What I enjoy most about this book is the concept. It's a lot like the MARVEL TEAM-UP books of old, but it follows in the aftermath of a major event. In addition, Avengers teaming up with X-Men, prior to AVENGERS VS X-MEN didn't happen as often as many fans would have liked it to happen, except when Wolverine was appearing in almost every book. Overall, this is a new reader friendly book. In fact, you don't really need any AVX knowledge to enjoy this. These are two, one-shot stories that any fan, young or old, can pick up and dive right into.
This is a solid place to start for readers interested in Storm and Black Panther's relationship, but don't know where to start. Writer Jason Aaron gives the reader a nice little story dealing a lot with where these characters were and how far they've come. Plus, it helps to start this story off with a pretty darn cool action sequence showing you that Black Panther, although he has no super-powers, is one tough cookie you shouldn't mess with.
Aside from the Black Panther costume, artist Pasqual Ferry and colorist Brian Reber do a very nice job on this story. The opening sequence is very pretty, and Ferry does a wonderful job of showing movement during the fight. You can see the pieces of AIM costume flying off, and although he doesn't have much to work with on the AIM member's faces, just that little slit, Ferry does a great job with emotion here. All you can see are these characters eyes, but you can tell they're in pain from the grimace on their face.
If you like a tale of two cocky super-heroes trying to one-up each other, then this is the story for you. It's a quick, fun one-shot where two of Marvel's characters, who both enjoy wearing a bit of purple now and again, try and save a woman from some weird monster. Of course, they can't do it together. One of them has to be the real savior here.
James Asmus wrote this fun little story, and it's one you'll get through pretty quickly with a big grin on your face. He does a good job at capturing these character's personalities well, and fans of Gambit and Hawkeye will be extremely pleased. The best part, here, has to be the dialogue between Hawkeye and Gambit at the conclusion of the story. There's some very clever, witty dialogue as the two characters bicker back and forth that wraps this story up perfectly.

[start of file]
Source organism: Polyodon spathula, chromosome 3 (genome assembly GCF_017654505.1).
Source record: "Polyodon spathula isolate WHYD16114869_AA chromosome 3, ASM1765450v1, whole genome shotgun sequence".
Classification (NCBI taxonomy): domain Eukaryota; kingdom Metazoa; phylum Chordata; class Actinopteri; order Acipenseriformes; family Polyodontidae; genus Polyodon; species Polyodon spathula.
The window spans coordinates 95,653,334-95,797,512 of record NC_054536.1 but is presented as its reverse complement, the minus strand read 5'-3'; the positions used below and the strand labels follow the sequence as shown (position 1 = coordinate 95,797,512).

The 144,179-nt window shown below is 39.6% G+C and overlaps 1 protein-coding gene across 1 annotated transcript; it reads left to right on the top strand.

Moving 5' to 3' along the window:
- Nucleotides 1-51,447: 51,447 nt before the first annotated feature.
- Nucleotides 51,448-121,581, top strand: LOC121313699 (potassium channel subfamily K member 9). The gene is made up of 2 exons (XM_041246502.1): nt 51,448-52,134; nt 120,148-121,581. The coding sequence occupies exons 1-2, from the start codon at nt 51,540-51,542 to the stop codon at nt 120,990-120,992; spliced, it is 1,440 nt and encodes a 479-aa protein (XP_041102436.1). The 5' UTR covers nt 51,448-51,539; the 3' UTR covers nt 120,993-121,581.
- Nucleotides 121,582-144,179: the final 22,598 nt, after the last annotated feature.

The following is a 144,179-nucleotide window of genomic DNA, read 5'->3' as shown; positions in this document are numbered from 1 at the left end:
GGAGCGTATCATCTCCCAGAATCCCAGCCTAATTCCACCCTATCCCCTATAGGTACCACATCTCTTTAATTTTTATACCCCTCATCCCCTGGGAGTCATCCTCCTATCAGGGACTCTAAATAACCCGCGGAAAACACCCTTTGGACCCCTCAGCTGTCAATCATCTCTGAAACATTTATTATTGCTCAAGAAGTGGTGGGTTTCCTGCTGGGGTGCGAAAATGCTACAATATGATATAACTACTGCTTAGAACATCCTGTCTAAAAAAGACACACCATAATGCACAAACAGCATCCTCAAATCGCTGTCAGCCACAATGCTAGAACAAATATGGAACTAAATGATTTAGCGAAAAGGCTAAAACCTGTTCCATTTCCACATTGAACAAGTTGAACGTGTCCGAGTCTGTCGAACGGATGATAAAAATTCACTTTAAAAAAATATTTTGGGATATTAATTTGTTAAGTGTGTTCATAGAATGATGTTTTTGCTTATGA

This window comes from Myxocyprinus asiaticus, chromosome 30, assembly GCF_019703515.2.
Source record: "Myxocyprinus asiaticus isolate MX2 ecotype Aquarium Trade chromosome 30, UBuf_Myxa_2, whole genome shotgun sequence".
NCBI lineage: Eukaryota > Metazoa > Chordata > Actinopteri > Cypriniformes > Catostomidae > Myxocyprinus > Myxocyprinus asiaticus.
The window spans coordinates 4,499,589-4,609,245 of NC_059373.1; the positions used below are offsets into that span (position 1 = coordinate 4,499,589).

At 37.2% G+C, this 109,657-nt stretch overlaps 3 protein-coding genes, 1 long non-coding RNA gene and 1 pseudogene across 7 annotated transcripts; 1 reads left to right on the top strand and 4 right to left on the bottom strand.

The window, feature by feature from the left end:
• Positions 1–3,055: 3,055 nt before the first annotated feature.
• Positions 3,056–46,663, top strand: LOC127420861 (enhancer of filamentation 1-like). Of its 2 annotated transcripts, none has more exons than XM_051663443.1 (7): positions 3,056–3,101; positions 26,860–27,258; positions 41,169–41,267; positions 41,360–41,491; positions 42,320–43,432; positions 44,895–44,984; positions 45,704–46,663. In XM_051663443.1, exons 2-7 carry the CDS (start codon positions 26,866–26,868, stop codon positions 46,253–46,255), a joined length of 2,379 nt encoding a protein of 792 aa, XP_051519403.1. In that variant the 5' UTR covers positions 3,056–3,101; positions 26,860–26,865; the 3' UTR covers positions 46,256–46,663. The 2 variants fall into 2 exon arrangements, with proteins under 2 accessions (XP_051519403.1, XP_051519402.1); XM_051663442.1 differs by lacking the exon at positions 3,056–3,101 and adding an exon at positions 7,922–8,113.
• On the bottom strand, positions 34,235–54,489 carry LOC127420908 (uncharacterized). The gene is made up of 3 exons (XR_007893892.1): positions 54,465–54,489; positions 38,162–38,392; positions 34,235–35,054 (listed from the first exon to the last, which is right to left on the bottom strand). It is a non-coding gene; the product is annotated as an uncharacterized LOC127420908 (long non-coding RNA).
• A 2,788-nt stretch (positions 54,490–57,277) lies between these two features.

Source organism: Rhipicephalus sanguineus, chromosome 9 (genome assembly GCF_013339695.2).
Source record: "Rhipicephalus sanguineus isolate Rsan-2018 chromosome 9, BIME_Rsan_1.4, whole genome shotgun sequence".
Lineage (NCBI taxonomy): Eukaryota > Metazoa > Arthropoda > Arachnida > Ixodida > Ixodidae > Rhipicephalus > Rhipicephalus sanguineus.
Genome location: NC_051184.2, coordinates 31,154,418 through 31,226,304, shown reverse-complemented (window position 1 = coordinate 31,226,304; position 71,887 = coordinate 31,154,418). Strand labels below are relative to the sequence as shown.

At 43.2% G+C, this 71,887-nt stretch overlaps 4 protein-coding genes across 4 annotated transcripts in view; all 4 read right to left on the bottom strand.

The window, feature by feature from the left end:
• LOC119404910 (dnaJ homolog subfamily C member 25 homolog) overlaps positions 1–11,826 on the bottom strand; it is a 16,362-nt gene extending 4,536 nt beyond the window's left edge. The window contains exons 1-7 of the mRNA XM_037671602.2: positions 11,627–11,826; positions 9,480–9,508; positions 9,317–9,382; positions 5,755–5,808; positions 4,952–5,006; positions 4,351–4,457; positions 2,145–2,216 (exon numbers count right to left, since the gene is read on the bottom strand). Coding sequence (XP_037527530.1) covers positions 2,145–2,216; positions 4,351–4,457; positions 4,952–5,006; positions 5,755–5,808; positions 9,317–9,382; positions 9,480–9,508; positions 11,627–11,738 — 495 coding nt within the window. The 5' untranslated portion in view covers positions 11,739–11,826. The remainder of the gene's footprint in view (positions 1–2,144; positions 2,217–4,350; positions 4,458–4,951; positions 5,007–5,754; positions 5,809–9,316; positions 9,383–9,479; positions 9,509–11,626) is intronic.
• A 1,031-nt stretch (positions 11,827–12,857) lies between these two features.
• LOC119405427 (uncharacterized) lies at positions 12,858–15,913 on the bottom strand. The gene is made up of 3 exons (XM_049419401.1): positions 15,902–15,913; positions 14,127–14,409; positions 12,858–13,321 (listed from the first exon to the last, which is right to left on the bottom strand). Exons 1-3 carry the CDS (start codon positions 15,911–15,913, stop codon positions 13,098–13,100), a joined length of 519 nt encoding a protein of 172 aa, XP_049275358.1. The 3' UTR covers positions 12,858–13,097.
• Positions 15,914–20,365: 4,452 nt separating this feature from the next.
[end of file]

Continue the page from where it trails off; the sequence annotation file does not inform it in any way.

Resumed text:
Billy Tan does a great job on the art with Jim Charalampidis on colors. The story has a very cool, distinct looking style that really fits this book well. I really liked the weird design of the monster here. It's one part frog and one part bulldog. It looks pretty weird and it fits the fun tone of the story.
My biggest complaint is how Pasqual Ferry (artist) and Brian Reber (colors) drew and colored Black Panther. He's just a silhouette of the character with a cape and a necklace. We never get to see any definition of his body or costume, minus one scene where his flying bike lights up his face. Black Panther is such a cool character, and just a bit of definition to his body with use of coloring and shading would have really helped this story because as it stands, he stands out like a sore thumb.
The second half of this story was a tad dull for me. Nothing really happens, and it mainly focuses on Black Panther and Storm's history. While this may be great for new readers, I found like I was in the middle of a recap of the past 6 years of their lives.
It seemed like every background character always had their mouth open. That's pretty much my only, nit-picky complaint.
Black Panther/Storm - 3/5
The opening kicked off with a bang, but I found myself getting a tad bored from there. Aaron's writing is solid, and I enjoyed Ferry's art, except for how he and colorist Reber drew Black Panther. If you've ever been interested in the history of these two characters, then this is a good place to jump on since they jump into their history pretty deeply and where these characters stand now. Older readers may find the recap of Storm and Black Panther a bit redundant though.
Hawkeye/Gambit - 4.5/5
This story was a ton of fun and Asmus' writing and dialogue were great. Billy Tan's art was a hit, and overall, it was just a really fun story. Any complaints about this book I have are incredibly nit-picky, since the story as a whole was just so much fun.
It's a one-shot story that is half an issue long, and this is a great example of what to do with that space. It's flows incredibly well.
Overall - 4/5
A+X #3 was pretty good, surprisingly good, in fact. I like the concept of this book and both stories were a nice read. Overall, I give this issue a recommendation.